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Young disabled man playing on piano electronic synthesizer with artificial prosthetic hand in music shop
Young disabled man playing on piano electronic synthesizer with artificial prosthetic hand in music shop

What If a Prosthetic Limb Could Feel Like the Real Thing?

No, this isn’t some Uncanny Valley; the human nervous system responds to electrical signals from machines

A NOVA special premiering February 23, looks at a remarkable new development in prostheses that “allows prosthetic legs to move and feel like the real thing.” Here’s the trailer:

Follow the dramatic personal journey of Hugh Herr, a biophysicist working to create brain-controlled robotic limbs. At age 17, Herr’s legs were amputated after a climbing accident. Frustrated by the crude prosthetic limbs he was given, Herr set out to remedy their design, leading him to a career as an inventor of innovative prosthetic devices. Now, Herr is teaming up with an injured climber and a surgeon at a leading Boston hospital to test a new approach to surgical amputation that allows prosthetic limbs to move and feel like the real thing. Herr’s journey is a powerful tale of innovation and the inspiring story of a personal tragedy transformed into a life-long quest to help others.

Augmented” at NOVA (February 23, 2022)

One needn’t agree with Dr. Herr’s heady implication that high tech prosthetics can be better than the real thing to see that they can liberate many amputees to go back to what they do best.

In another recent development, a robotic hand enabled one test volunteer amputee to “pluck grapes from their stems, and stuff a pillow into its case.” Such fiddly tasks often require a sense of touch as well as sight.

According to a study published Wednesday in the journal Science Robotics, a team of researchers at the University of Utah has engineered a prosthetic system that’s given a man whose hand was amputated the ability to feel the sensation of touch. Though the prosthetic hand remains imperfect, the findings suggest the new device is the most sensitive of its kind to date.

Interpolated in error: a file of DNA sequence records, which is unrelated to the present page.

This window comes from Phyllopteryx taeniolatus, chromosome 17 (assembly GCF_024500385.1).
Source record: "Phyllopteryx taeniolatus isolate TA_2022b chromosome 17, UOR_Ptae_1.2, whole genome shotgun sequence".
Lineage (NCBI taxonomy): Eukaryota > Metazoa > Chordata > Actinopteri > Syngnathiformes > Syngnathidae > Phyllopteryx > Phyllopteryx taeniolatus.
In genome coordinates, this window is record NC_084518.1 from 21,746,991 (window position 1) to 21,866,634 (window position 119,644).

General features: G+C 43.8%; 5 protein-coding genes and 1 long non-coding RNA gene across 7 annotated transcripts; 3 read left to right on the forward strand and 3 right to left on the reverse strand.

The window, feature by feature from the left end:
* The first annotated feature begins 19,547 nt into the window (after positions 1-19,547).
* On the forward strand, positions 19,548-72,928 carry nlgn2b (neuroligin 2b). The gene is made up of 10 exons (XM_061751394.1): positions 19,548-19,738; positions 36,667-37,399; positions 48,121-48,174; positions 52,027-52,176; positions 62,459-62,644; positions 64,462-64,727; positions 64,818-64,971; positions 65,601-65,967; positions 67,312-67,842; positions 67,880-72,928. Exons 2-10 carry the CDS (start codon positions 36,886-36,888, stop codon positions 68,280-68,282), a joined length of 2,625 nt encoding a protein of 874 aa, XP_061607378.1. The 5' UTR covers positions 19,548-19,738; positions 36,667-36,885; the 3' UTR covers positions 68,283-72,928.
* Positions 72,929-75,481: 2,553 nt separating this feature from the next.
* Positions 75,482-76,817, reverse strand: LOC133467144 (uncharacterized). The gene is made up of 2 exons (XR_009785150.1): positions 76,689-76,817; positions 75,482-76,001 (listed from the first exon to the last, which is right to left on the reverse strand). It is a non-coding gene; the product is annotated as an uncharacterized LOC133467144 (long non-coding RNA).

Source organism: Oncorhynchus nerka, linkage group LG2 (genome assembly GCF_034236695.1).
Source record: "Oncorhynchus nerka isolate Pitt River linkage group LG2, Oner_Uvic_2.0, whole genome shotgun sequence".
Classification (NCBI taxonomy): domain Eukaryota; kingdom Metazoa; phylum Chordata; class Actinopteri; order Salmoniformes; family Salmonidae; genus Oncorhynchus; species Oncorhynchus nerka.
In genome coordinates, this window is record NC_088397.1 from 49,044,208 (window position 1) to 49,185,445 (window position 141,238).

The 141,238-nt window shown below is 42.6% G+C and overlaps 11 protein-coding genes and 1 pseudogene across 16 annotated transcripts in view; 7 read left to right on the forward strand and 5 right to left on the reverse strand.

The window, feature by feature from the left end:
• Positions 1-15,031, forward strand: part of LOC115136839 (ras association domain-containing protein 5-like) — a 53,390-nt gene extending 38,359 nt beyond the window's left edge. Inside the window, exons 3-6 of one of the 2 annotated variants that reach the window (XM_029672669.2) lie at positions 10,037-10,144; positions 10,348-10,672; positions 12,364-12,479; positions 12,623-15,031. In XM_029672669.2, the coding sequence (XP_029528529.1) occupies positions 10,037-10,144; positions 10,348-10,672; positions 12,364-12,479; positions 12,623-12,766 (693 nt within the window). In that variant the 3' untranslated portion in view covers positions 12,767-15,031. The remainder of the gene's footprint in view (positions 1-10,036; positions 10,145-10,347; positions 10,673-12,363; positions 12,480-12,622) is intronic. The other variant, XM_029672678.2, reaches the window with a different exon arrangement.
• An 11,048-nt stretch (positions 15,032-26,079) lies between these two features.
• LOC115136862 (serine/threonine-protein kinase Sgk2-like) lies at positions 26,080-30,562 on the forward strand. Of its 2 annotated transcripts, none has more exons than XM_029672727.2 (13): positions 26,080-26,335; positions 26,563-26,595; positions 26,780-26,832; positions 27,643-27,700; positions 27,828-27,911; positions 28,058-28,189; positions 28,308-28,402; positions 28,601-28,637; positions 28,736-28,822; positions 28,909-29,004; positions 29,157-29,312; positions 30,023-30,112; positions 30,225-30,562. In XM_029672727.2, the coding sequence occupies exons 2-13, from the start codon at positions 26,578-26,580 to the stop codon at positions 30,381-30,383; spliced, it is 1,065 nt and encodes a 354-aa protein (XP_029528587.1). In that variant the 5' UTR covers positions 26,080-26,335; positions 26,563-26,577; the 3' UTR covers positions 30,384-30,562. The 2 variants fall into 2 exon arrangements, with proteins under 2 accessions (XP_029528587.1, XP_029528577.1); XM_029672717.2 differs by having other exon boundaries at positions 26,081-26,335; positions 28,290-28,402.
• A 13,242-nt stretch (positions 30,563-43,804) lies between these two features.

As a result, the patient, Keven Walgamott, can now text on his cell phone, pluck a grape from its stem, and even put on his wedding ring—everyday acts he hasn’t been able to perform with both hands since 2002.

Katherine J. Wu, “This robotic hand can partially restore a sense of touch” at Nova (January 26, 2019) The paper requires a subscription.

The basis of the technology is the fact that the human nervous system can work with electrodes as well as nerves, as both use electrical signals. It comes down to a question of making all the complex connections that we taske for granted… until something happens:

But the crux of the breakthrough was an innovation called the Utah Slanted Electrode Array (USEA)—a series of electrodes implanted into Walgamott’s arm that provided an electrical link between his limb’s remaining nerves and the prosthesis. Traversing this wireway, signals passed from the prosthesis to a nearby computer, which converted the message into something interpretable by the brain.

Katherine J. Wu, “This robotic hand can partially restore a sense of touch” at Nova (January 26, 2019) The paper requires a subscription.

The next stage is to make the prosthesis less dependent on a nearby computer.

Eventually, the frontier will be making such devices affordable for the vast number of amputees living in less well-off countries where advanced research facilities are less common.

Recent years have seen an explosion in innovations in AI and bionics that give new hope to amputees and people with sight issues. Of course nothing replaces the real thing but some new tech replaces the functionality of the natural limb, which is a critical advance:

● A Lego toy that solves mazes may bring new hope to amputees. Organic materials that enable computer chips to work like neurons could improve the usability of prostheses. A quarter century ago, CalTech engineering prof Carver Mead saw that electronic systems would work better for us if they imitated natural nervous systems.

● The Bionic Man was science fiction; the bionic hand is not. A recent internet-savvy bionic hand, developed by an American neuroscientist and computer engineer, is the most flexible yet, with sensory feedback. The trouble is, if the new bionic hands are going to help most of the world’s amputees , they can’t cost six million dollars, as in the old TV show.

● Prosthetic hand controlled by thoughts alone? It’s here. Decades ago, no one could control a prosthesis only by thought. There is lots of room for the field to grow still. (2020)

● New mind-controlled robot arm needs no brain implant. The thought-controlled device could help people with movement disorders control devices without the costs and risks of surgery. (2019)

● High tech can help the blind see and amputees feel. It’s not a miracle; the human nervous system can work with electronic information. (2019)


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What If a Prosthetic Limb Could Feel Like the Real Thing?